In February 2018 the W.H.O. published its annual list of pathogens that receive priority in research and development funding. Among the items on the list of the emerging health threats from the previous years, i.e. Crimean-Congo hemorrhagic fever, Ebola and Marburg viruses, SARS & MERS, Nipah, Zika and Rift Valley fever, there was a new, strange looking title. It was called “Disease X”, and was defined thus: “Disease X represents the knowledge that a serious international pandemic could be caused by a pathogen currently unknown to cause human disease”. This was the first time the organization saw it fit to include among existing “emerging human pathogens” one that actually did not exist. Notice the strange syntax around the word “knowledge”. That an unknown pathogen will strike us in a way that causes global epidemic in a defined future time frame, can be said to have certain probability based on past data but unless we can specify our frame of reference, such notion is useless. That something “could happen” does not qualify as “knowledge”. But the W.H.O. has a reason to use the Orwellian double-think around the word. We are talking access to resources here, and there were (and are) groups interested in being funded, and mind you, not for the kinds of things that we should absolutely have.
We need to be prepared for a nasty future outbreak of an new, unknown infectious disease, by having globally coordinated communication and remediation plans, secure supply channels for PPE, life-saving equipment, supplies, extra hospital beds and places to isolate the sick, se well as drugs known to be generically effective antibiotics and antivirals. We evidently need more doctors and nurses specializing in infectious diseases. Perhaps, the med schools should strengthen the curriculum for communicable diseases, so the future health professionals would be able to step in effectively when the health facilities are struggling with personnel capacity.
But the funding for Disease X sadly is not about that.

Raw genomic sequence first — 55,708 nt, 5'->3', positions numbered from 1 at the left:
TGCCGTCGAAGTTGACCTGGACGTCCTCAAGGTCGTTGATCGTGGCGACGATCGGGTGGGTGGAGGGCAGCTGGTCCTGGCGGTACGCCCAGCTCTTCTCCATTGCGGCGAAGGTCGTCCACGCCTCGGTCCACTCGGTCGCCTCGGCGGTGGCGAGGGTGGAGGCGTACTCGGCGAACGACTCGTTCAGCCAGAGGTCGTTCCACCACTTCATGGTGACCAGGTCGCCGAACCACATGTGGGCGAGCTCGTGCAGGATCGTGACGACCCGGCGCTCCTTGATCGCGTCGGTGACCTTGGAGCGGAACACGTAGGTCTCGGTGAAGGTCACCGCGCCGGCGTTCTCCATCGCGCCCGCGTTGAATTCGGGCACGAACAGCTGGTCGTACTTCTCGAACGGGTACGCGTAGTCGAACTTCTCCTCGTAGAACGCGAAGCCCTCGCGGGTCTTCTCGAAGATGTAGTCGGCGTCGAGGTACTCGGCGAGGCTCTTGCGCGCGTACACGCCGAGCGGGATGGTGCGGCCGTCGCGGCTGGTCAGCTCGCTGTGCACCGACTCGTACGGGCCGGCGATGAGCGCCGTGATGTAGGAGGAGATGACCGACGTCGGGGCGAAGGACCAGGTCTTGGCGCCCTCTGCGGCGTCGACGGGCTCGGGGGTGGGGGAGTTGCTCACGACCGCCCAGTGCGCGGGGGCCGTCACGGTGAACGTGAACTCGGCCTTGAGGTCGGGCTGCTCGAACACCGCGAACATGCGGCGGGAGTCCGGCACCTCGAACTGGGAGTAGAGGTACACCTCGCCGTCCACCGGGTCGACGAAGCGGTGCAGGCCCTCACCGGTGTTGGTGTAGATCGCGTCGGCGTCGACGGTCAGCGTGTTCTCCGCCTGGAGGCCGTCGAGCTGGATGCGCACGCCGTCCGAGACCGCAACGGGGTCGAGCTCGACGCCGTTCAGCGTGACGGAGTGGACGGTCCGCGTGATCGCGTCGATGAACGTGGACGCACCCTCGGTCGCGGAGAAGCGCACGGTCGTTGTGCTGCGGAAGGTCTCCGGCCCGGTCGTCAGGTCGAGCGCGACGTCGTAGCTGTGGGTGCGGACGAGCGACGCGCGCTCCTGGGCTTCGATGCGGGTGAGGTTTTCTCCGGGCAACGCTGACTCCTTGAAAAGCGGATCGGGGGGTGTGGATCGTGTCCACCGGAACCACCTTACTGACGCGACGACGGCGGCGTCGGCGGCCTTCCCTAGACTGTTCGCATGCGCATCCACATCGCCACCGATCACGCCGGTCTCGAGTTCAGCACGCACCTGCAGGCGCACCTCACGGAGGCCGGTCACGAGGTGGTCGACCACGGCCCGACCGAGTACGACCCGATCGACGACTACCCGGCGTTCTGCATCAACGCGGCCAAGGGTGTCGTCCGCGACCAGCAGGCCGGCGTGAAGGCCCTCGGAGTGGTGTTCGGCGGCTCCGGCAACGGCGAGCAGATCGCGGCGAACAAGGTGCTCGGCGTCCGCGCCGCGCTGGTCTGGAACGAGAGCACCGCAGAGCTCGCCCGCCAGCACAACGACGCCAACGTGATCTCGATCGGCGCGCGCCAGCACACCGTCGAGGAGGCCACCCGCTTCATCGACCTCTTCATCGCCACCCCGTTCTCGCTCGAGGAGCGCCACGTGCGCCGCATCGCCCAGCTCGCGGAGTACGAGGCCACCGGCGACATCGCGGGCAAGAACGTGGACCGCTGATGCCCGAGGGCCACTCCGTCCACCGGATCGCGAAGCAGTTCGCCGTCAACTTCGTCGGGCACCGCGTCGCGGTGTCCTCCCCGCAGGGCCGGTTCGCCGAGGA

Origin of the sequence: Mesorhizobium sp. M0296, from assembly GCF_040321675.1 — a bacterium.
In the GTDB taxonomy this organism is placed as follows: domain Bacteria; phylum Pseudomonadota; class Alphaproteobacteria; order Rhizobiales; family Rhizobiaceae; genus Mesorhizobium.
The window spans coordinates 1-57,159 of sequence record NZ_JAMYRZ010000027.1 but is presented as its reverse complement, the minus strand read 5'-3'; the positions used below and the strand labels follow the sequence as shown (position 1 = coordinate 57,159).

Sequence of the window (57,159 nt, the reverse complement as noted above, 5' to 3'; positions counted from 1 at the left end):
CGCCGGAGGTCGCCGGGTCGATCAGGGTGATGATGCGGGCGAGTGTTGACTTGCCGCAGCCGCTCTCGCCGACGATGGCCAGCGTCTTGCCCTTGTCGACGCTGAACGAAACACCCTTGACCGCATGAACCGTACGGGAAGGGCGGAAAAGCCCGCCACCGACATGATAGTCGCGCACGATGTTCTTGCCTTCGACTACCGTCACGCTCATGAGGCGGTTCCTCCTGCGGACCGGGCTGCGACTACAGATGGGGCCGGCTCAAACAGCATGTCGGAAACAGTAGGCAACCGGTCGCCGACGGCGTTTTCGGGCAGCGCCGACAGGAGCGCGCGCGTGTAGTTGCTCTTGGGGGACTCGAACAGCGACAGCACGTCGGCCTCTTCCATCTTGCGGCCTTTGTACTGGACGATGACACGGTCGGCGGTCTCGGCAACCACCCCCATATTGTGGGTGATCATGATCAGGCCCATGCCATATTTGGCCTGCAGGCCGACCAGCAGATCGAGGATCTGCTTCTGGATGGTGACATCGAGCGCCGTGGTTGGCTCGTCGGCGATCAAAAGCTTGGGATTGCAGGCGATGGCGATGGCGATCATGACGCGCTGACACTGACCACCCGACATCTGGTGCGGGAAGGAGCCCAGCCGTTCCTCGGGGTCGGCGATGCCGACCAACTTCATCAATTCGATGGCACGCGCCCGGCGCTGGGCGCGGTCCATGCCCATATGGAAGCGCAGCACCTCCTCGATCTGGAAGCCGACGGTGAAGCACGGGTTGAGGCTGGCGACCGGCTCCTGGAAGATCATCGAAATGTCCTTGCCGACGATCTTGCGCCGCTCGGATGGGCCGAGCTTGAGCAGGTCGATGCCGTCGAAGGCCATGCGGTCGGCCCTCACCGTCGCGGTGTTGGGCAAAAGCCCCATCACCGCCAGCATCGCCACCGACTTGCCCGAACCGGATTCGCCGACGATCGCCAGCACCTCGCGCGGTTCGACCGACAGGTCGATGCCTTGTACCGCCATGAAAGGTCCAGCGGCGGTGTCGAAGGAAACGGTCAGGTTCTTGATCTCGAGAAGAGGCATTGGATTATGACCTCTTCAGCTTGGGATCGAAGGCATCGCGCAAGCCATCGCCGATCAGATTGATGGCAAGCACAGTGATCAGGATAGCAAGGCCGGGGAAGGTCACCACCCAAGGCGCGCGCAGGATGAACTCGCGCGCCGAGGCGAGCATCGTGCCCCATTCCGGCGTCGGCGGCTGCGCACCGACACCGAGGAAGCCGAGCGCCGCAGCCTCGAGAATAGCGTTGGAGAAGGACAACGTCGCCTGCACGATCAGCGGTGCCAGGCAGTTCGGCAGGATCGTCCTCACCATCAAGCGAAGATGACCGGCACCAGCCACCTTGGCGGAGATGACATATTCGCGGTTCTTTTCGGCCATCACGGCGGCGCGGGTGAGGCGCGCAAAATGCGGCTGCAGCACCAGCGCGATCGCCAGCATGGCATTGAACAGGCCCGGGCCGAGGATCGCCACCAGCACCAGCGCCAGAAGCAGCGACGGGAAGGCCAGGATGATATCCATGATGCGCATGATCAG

In 2008, Ralph Baric the researcher at UNC, Chapel Hill, created a “synthetic SARS-like virus” in search of an isolate that could represent the “consensus” in that family of viruses, in order that scientists may design antivirals and vaccines that would be effective against future outbreaks of all the SARS-like viruses, no matter how infectious or deadly. That type of research has continued ever since both in the U.S.A. and in China and has had the support of the National Institute of Health for most of that time.
There are two problems with it. First, even though the SARS epidemic in 2002 did spread from China into four countries, the outbreak was small (9000 infected, 900 dead) and disappeared after a few months without any special therapeutics, with only local quarantines. It did not return. Yet, in CBS’ 60 Minutes interview in 2003, Peter Dazsak claimed that the idea that a SARS would become a world-wide deadly pandemic robbed him of sleep at night. Since then, he and his organization EcoHealth Alliance, have been front and center in the coronavirus research, securing funding and doing public relations for it. Peter Daszak’s name has regularly appeared in nearly all related science and media events. He was the person who secured the inclusion of a non-existent plague called Disease X by the W.H.O. to prioritize his research, some of it at the Wuhan Institue of Virology. In 2008, (which for the purposes here, I consider the start of the coronavirus bio-engineering) there were five known coronaviruses. One of them was lethal but not known to spread quickly or thrive in human populations. What made Baric and Daszak convinced that specifically this family of viruses had the potential of a planetary scourge for humankind ? This question — which should be at the center of concern to everyone in our time — has never been asked, let alone answered. On the surface, it does not appear to have originated in a sober, fact-grounded, scientific assessment of the scale of the SARS outbreak, and its potential escalation.